March for Science: mad scientists in action | Science| In-depth reporting on science and technology | DW | 22.04.2017
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March for Science: mad scientists in action

People across the world expressed their support for science and facts at March of Science events on Saturday. The main march was in Washington D.C., but more than 600 satellite marches took place elsewhere.

The March was first thought up in the US as a response to President Donald Trump's critical attitude toward science. He had previously said that he does not believe in man-made climate change and attempted to influence the public communication of science and environment authorities like the Environmental Protection Agency and the National Parks Service.

Organizers of the original D.C. march state on their website that the event is the "first step of a global movement to defend the vital role science plays in our health, safety, economies, and governments."

Critics have called out the movement for forcing scientists into the political sphere. But participants in Saturday's D.C. march disagree.

The day of protest, which fittingly was also Earth Day, kicked off in Australia and New Zealand, where more than 10,000 people marched carrying signs with slogans like "Science, the best bullshit repellent we have."

Many organizations have stressed that they wanted to protest in favor of the scientific methods and the reliance on facts, and not against a single politician or an administration. But even in Berlin, Germany, some protesters referred to the US President.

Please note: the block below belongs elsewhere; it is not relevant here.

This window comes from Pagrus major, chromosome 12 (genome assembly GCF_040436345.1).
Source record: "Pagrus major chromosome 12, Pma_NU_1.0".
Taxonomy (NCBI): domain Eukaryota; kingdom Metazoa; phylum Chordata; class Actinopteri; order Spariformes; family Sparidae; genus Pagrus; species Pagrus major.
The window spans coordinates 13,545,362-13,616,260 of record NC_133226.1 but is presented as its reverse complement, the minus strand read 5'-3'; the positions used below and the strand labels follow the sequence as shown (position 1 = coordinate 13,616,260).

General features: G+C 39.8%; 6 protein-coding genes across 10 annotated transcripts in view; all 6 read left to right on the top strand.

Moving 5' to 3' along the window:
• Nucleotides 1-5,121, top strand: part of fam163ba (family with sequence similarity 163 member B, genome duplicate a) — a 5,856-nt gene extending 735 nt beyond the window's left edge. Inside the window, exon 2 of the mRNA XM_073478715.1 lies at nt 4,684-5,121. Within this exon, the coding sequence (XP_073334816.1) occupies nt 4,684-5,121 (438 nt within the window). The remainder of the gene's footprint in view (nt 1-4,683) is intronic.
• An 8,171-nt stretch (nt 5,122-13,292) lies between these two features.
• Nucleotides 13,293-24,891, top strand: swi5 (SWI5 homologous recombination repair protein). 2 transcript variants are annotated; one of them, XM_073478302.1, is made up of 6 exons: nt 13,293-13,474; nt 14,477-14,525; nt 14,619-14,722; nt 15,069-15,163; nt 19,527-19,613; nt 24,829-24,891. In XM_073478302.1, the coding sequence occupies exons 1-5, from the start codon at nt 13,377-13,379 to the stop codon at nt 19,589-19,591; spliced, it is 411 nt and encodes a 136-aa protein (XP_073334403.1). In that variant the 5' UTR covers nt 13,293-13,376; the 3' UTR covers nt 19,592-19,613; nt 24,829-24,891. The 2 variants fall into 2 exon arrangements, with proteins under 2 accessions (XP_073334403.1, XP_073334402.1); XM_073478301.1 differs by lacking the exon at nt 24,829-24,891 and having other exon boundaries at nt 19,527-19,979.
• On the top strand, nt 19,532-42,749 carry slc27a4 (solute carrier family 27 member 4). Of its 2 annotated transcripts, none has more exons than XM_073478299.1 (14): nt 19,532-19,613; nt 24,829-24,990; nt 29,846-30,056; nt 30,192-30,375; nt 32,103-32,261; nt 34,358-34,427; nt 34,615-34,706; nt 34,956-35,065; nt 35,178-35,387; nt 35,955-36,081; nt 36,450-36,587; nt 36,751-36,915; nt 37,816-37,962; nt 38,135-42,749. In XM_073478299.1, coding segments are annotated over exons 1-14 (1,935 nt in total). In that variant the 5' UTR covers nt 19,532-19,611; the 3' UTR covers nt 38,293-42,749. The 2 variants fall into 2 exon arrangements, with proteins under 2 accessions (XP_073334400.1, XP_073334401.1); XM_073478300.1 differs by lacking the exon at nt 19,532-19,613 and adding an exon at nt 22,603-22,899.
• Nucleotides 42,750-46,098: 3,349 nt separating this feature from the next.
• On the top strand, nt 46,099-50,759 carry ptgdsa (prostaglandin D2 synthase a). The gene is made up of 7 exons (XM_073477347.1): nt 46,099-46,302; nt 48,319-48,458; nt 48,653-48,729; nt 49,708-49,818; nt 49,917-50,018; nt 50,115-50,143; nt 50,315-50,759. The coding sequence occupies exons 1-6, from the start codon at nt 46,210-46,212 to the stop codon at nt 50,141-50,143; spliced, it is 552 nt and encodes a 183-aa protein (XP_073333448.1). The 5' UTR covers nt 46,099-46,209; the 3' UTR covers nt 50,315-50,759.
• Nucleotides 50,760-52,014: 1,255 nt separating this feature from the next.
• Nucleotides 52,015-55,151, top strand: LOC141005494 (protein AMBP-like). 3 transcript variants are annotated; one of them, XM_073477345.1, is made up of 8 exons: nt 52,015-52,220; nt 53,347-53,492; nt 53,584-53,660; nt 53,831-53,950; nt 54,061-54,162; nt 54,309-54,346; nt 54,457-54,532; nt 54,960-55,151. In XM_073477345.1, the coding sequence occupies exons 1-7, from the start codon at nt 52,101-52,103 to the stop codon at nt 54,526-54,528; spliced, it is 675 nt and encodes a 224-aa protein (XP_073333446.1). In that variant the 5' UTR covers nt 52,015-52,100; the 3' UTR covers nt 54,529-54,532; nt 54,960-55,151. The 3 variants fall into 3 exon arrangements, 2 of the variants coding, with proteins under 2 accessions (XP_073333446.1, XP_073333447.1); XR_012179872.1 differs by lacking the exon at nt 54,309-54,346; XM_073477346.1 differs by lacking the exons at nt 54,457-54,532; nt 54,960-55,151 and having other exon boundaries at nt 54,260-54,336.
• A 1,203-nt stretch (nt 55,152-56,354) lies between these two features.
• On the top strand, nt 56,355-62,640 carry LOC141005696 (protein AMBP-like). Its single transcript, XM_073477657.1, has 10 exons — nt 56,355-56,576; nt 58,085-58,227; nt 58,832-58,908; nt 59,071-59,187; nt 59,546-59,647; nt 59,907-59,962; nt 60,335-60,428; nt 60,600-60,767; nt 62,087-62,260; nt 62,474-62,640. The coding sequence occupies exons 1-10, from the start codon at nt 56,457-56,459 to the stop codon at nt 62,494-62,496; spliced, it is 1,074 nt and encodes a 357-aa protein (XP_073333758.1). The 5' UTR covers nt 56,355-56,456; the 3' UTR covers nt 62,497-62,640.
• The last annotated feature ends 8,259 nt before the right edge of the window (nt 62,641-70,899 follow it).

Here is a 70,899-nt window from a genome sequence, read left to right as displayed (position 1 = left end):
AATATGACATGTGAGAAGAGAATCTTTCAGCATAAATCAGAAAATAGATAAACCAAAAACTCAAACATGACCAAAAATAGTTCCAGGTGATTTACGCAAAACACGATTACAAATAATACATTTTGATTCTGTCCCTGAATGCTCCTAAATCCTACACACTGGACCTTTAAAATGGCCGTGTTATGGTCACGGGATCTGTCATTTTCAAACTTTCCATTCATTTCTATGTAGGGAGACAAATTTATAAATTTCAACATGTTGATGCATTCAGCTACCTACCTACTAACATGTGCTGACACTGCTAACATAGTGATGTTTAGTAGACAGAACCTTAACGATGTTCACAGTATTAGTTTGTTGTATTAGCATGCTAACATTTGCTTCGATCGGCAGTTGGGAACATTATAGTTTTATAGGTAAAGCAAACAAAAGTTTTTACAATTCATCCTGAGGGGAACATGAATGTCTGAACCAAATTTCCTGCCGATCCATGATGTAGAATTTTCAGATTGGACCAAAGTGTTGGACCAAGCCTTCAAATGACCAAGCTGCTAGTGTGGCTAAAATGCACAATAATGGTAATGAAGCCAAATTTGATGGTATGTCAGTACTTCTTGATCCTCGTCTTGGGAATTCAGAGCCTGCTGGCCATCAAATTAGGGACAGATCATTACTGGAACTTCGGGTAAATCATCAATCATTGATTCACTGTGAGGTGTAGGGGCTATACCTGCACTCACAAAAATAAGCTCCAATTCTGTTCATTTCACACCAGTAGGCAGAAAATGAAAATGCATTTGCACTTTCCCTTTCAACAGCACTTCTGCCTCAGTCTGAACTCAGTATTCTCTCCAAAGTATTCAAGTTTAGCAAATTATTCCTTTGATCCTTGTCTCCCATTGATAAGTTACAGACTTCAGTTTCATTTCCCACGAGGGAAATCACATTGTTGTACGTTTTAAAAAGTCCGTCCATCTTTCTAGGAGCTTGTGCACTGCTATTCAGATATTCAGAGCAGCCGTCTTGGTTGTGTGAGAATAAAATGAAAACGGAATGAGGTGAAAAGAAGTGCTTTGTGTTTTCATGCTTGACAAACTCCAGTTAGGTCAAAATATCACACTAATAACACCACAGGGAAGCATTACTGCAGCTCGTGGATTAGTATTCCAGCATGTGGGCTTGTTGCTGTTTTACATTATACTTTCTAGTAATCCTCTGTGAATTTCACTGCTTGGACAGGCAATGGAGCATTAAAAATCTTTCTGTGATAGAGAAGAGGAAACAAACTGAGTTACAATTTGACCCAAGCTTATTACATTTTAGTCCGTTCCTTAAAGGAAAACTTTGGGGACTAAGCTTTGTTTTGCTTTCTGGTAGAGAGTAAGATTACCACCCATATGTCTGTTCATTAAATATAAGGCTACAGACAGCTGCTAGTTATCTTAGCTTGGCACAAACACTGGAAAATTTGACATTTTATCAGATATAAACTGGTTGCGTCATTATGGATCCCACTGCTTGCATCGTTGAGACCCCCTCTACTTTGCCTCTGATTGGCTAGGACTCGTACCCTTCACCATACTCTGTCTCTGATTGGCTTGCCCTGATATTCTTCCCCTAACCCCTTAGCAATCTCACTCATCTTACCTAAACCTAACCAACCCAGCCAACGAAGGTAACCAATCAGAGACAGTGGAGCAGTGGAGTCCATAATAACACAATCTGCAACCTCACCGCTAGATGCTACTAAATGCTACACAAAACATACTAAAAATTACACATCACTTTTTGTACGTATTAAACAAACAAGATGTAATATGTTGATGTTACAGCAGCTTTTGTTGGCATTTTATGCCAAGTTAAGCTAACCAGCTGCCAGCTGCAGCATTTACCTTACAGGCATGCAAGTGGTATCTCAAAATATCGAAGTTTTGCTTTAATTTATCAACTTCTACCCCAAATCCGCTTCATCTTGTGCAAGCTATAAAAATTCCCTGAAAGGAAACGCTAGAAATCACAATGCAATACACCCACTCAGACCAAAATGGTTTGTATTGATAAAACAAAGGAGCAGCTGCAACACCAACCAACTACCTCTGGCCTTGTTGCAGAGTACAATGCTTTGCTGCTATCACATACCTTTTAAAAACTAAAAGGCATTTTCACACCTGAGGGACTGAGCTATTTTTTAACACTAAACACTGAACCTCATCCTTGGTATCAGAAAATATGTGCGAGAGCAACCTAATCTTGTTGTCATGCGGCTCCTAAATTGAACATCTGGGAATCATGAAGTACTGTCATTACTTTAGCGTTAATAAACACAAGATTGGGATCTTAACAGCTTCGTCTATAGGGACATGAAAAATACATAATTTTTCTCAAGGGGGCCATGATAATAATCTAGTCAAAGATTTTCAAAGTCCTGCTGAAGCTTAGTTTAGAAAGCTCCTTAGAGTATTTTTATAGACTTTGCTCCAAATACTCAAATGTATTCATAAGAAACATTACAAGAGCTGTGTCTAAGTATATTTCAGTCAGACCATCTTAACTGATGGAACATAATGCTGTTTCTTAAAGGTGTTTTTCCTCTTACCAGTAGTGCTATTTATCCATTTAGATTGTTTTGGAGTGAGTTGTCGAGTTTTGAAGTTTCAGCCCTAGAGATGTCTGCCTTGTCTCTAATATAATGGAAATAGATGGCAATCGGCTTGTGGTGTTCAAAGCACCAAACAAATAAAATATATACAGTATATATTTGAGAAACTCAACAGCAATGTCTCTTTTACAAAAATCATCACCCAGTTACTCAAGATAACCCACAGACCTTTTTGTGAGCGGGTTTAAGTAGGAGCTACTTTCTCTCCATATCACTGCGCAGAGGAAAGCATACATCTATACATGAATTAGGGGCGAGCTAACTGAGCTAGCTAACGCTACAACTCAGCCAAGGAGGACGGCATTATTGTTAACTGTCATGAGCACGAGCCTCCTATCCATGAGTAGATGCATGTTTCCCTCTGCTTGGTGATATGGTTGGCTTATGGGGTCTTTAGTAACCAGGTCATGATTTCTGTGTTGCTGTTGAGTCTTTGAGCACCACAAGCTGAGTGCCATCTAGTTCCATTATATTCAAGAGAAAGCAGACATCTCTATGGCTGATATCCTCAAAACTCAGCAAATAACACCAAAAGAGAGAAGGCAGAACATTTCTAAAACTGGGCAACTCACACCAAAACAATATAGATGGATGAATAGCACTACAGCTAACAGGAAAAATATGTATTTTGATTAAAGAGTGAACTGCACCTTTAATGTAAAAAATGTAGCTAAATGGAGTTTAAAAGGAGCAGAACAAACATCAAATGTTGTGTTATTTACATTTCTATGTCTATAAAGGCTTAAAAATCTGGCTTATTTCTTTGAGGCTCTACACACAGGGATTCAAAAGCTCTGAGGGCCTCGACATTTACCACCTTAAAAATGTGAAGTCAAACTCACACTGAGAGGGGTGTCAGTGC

Berlin saw a good turnout, with roughly 11,000 people coming together in the name of science, according to organizers. Protesters did not just march and chant, they even sang together - the old German folk song "Die Gedanken sind frei," or "Thoughts are free." That is also what Berlin's mayor Michael Müller stressed.

"We won't let anyone mess with the freedom of science," Müller said at the march's closing rally in front of the Brandenburg Gate.

An estimated 2,000 people gathered in Amsterdam, in the Netherlands, where the March For Science was really a stationary rally. Attendees listened to various speakers and could leave their own thank-you notes to science.

In Eastern Europe, the protests were much smaller, but science defenders were marching there, too. Bratislava, the capital of Slovakia, saw a crowd of around a hundred people, DW correspondent Rob Cameron reported. He originally wanted to cover the March for Science in Prague, but the Czech Republic's capital did not end up hosting a march.

Participants in Bratislava said that science might be in a rough spot right now, but would eventually come out on top.

In D.C., the day started with a rally around the famous Washington Monument - and with lots and lots of rain. But protesters were determined not to let bad weather ruin the mood. Some had written messages on their ponchos with water-proof markers, others covered their heads using hats in the shape of brains or squids. But views of the crowd were - of course - dominated by lots and lots of umbrellas.

As with the Women's March on the day after Trump's inauguration, participants' sign game was strong at all the protests. One person in Berlin carried a sign that read "Not even your mother denies climate change," a sign in Amsterdam said "Got the Plague? Me neither. Thanks Science!" and a protester in Bonn, Germany, had a sign reading "Homeopathy is curable."

Participants in D.C. had to wait quite a while for the marching part of the March for Science to get going. The pre-march rally saw various scientists and TV personalities like Bill Nye talk about why science mattered to them - and should matter to everyone.

Because of the rain, some people left before the actual march began. But there were still so many people that no real march was possible anyway - the roads got jammed by the crowds.

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